That should answer most of your concerns regarding price/performance :D . Each system is built with price point in mind, and while some end up farther out of budget than others, you'll know where the value points are.


That's a hefty guide. Very useful information though, thanks.

Now, I have questions:
1. What resolution are you aiming for? 1080p is going to require more power than 720p, and it's best to aim for your performance at native resolution for best results.


1080p.

2. Is a monitor included in that budget, or do you already have something to use? This is important because the gerbils here will probably try to max out that budget.


Right now I have an Asus VW246 that I use with my 360. Very pleased with it and it is my intention to use it with my PC as well. Native resolution is 1920x1080.

3. Do you need to account for a copy of Windows in that budget? Same reason as 2.


I do. Right now I'm trying to decide between Windows 7 and 8.
4. Do you need any other odds and ends from this computer (mice, speakers, keyboard, etc.)?


Good question. I need all of these things as well. I didn't feel the need to include that here however since that research is pretty simple to do on my own.
Now, some comments:
1. You should probably get a SSD. You'll see explanations in the system guide, but the performance increase will be worth it, and even on the low end of your budget, it would be of great value.


Noted. I'm leaning towards it myself based on the reviews the featured Samsung SSD got on Newegg.

2. Don't tie yourself to FPS. Here at TR, we focus more on frame times, which are much better indicators of smoothness. You can have high FPS with choppy animation. If you're going to join the PC enthusiast cult club, you should focus on smoothness over FPS.


Gotcha. I guess I kind of assumed they were one in the same since every video I've seen of somebody overclocking with a ridiculous FPS number was ridiculously smooth. In any case, I'd like to have a machine that excels in both regards on the highest possible settings. If that means forking over a bit more for a higher quality video card or GPU, so be it. I just want quality.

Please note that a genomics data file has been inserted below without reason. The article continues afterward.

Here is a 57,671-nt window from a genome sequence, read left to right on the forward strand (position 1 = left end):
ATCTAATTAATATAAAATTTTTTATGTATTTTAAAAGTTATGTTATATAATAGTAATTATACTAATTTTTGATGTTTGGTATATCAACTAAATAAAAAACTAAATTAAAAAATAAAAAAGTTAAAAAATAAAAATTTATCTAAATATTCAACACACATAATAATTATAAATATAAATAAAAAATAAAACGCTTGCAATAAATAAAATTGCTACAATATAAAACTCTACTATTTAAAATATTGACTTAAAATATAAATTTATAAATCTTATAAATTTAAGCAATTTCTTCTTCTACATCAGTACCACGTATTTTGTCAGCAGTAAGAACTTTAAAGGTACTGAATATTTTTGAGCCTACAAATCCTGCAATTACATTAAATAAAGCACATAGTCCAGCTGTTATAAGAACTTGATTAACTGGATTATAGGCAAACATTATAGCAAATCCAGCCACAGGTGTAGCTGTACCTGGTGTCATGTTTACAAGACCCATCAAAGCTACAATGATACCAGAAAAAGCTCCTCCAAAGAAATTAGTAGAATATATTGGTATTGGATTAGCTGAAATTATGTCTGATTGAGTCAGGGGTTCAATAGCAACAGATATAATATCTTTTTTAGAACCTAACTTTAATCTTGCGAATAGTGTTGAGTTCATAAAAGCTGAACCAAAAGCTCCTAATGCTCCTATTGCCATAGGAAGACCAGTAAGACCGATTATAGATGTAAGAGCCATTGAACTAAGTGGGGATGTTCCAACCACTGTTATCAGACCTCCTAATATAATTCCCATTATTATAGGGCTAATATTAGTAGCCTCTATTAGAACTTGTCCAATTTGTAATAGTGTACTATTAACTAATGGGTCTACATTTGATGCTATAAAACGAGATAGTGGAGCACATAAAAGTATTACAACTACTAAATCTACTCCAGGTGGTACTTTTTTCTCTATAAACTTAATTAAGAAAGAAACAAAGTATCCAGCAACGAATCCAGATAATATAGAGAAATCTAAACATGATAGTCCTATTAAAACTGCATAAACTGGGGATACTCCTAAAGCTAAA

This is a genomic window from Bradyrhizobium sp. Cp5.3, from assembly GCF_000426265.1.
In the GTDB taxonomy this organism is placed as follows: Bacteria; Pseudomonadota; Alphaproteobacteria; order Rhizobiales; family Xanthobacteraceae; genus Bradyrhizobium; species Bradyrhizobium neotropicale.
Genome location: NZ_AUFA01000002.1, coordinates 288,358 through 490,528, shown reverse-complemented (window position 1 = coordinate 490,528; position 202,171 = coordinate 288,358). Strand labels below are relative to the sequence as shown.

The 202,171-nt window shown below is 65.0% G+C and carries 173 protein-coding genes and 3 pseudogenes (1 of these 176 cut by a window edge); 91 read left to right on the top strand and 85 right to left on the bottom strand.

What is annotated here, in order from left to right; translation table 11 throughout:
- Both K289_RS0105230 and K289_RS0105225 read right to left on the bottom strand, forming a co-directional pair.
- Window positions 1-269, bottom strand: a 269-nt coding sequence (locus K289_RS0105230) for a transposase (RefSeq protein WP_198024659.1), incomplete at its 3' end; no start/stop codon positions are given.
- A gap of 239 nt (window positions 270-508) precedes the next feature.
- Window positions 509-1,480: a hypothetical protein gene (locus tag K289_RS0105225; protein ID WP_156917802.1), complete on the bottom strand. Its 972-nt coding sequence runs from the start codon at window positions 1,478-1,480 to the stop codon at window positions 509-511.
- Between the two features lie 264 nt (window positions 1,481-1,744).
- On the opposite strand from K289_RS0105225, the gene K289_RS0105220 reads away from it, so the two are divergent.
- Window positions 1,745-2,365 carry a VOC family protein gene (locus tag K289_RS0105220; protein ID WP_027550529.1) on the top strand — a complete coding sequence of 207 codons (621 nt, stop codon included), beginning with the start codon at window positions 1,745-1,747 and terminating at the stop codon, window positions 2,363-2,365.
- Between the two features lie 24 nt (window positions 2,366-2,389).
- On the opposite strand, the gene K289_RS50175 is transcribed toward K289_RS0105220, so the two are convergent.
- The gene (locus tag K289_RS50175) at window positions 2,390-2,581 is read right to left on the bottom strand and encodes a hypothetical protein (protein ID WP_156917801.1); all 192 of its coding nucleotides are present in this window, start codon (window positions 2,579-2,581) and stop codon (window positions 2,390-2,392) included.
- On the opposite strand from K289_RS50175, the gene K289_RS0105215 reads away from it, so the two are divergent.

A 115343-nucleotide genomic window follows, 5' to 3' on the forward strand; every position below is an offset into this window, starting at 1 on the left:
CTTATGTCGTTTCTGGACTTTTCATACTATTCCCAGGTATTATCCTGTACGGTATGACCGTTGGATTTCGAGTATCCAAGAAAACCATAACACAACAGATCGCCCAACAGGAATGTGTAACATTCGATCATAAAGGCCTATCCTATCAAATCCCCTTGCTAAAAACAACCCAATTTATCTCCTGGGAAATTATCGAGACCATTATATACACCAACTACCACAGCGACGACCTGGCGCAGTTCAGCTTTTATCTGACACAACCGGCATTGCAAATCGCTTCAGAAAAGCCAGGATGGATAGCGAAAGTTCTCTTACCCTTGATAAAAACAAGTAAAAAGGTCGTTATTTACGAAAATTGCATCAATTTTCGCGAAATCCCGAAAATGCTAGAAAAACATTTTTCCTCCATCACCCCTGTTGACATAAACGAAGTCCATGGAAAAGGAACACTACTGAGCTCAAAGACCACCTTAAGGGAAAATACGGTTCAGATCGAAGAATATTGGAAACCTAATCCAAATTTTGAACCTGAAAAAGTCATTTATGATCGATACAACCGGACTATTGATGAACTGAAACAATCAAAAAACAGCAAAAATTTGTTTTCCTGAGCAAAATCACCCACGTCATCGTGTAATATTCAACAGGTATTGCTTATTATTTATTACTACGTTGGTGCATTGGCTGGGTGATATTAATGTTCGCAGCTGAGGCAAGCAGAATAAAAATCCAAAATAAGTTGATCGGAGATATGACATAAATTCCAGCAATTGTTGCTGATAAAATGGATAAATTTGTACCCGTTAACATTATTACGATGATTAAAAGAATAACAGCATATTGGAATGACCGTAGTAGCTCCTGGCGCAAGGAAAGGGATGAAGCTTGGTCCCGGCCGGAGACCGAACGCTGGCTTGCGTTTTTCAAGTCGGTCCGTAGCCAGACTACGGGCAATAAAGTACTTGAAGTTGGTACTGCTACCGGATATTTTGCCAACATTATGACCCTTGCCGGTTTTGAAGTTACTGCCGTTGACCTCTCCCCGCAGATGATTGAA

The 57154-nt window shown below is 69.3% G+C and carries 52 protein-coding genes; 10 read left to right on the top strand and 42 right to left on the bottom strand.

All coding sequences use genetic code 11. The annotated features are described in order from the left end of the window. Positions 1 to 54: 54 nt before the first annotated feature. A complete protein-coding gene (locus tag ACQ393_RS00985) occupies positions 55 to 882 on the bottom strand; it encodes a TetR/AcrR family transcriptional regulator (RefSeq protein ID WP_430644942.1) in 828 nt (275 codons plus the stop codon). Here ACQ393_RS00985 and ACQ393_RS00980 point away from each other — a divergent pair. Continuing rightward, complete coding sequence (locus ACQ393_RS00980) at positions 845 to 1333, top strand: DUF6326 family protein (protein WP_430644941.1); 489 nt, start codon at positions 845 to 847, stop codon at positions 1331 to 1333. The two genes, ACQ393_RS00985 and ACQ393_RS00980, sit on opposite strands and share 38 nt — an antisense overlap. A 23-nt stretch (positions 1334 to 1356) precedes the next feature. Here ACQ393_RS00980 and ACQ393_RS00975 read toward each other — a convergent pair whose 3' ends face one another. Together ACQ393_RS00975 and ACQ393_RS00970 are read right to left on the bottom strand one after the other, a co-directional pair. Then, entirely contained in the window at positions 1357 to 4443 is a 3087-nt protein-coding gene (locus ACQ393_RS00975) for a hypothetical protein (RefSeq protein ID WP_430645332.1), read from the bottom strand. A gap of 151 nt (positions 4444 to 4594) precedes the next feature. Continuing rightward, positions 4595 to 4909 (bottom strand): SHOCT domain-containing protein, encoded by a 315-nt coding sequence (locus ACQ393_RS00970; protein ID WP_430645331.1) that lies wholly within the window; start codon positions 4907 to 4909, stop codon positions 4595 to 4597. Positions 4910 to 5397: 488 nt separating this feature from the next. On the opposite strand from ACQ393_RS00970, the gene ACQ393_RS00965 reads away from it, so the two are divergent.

3. Overclocking might squeeze more performance, but you don't necessarily need it. A solid GPU will be a better investment.


I've heard similar sentiments before and you might be right. I really don't plan on going nuts with Overclocking, I just want to have the option to do it, even if that means easing into it. I certainly don't want to overstep the limits of what my system is capable of and do damage to the computer.
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Re: Design my gaming rig TR

Postposted on Fri Mar 08, 2013 9:38 am

IBYCFOTA wrote:I do. Right now I'm trying to decide between Windows 7 and 8.
You're going to hear a lot of 7 around here...not a lot of 8 love. Make sure you check out any educational or home use progams your school/employer might have. You may be able to get a great discount on a license. If not, just be sure to have a copy budgeted.

Good question. I need all of these things as well. I didn't feel the need to include that here however since that research is pretty simple to do on my own.
Research is one thing. Experience is another. Don't be afraid to bounce those off us, too. On the keyboard front, you'll quickly notice that we're fans of mechanical switches over the rubber dome designs found in most keyboards, but we can talk more on that later...

Gotcha. I guess I kind of assumed they were one in the same since every video I've seen of somebody overclocking with a ridiculous FPS number was ridiculously smooth. In any case, I'd like to have a machine that excels in both regards on the highest possible settings. If that means forking over a bit more for a higher quality video card or GPU, so be it. I just want quality.